China “Conquers” Europe Without Firing A Shot; Exports Reach A Whopping $380B Since 2011 Via BRI

The China-Europe Freight Train service, a cornerstone of China’s ambitious Belt and Road Initiative (BRI), has transformed intercontinental trade in just over a decade.

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On July 1, 2024, Beijing launched its first train to Moscow for the year, marking the initial journey between the capitals of China and Russia in 2024, as reported by the China Railway Beijing Bureau Group Co., Ltd. Following the first trial train in March of the previous year, further improvements have been made, and the service is running at least once a month.

On May 25, China launched its 90,000th freight train from Xi’an, Shaanxi Province, to Małaszewicze, Poland, marking a significant milestone in the China-Europe freight train services under the Belt and Road Initiative (BRI).

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According to the China State Railway Group, since its inception in 2011, the service has transported over 8.7 million containers containing goods valued at more than $380 billion.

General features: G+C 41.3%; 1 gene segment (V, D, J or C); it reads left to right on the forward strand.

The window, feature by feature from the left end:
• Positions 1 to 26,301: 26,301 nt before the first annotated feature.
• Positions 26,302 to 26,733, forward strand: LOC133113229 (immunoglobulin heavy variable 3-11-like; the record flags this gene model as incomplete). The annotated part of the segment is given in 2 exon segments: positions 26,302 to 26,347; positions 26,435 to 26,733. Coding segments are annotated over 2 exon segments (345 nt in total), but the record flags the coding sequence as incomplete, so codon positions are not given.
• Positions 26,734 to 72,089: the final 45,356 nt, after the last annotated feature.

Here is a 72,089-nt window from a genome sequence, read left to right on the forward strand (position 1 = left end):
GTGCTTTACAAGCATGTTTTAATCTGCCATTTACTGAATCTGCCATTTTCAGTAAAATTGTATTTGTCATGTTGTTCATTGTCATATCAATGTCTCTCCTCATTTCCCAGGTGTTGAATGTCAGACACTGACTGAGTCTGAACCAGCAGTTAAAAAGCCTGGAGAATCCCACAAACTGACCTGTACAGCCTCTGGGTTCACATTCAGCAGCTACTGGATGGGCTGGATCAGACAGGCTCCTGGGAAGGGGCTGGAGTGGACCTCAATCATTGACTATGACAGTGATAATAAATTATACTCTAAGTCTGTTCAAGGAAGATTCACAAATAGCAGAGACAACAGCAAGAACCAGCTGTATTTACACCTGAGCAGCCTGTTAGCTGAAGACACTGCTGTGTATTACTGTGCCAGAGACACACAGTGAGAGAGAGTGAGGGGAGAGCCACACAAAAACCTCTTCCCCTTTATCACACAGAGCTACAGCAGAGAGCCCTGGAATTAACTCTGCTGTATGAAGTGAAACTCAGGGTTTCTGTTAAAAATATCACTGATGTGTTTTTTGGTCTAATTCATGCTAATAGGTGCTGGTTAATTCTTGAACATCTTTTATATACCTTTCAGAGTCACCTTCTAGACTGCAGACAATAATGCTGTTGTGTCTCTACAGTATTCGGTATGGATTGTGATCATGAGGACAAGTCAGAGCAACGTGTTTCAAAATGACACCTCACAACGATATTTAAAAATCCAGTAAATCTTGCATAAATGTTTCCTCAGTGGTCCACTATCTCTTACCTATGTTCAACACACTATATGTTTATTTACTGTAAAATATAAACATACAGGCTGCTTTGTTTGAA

The China-Europe freight train, often called a “steel camel caravan,” has achieved remarkable success in just 13 years. The annual value of goods transported by the service rose from $8 billion in 2016 to $56.7 billion last year, highlighting its growing importance in international trade.

Chinese officials praised this as a milestone in ensuring the stability of international industrial and supply chains, boosting high-quality joint construction under the Belt and Road Initiative, and promoting China-Europe economic and trade exchanges.

China-Europe Railway Express (CRE)

The China-Europe Railway Express, a flagship project under China’s Belt and Road Initiative (BRI), was initiated in 2011. It is a network of international container rail services facilitated by the China State Railway Group connecting cities across Central Asia and Western Europe.

China sent its first freight train to Duisburg, Germany, via Kazakhstan, Russia, Belarus, and Poland on March 19, 2011. The return train from Duisburg to Chongqing didn’t arrive until March 2013, marking the inaugural eastbound journey.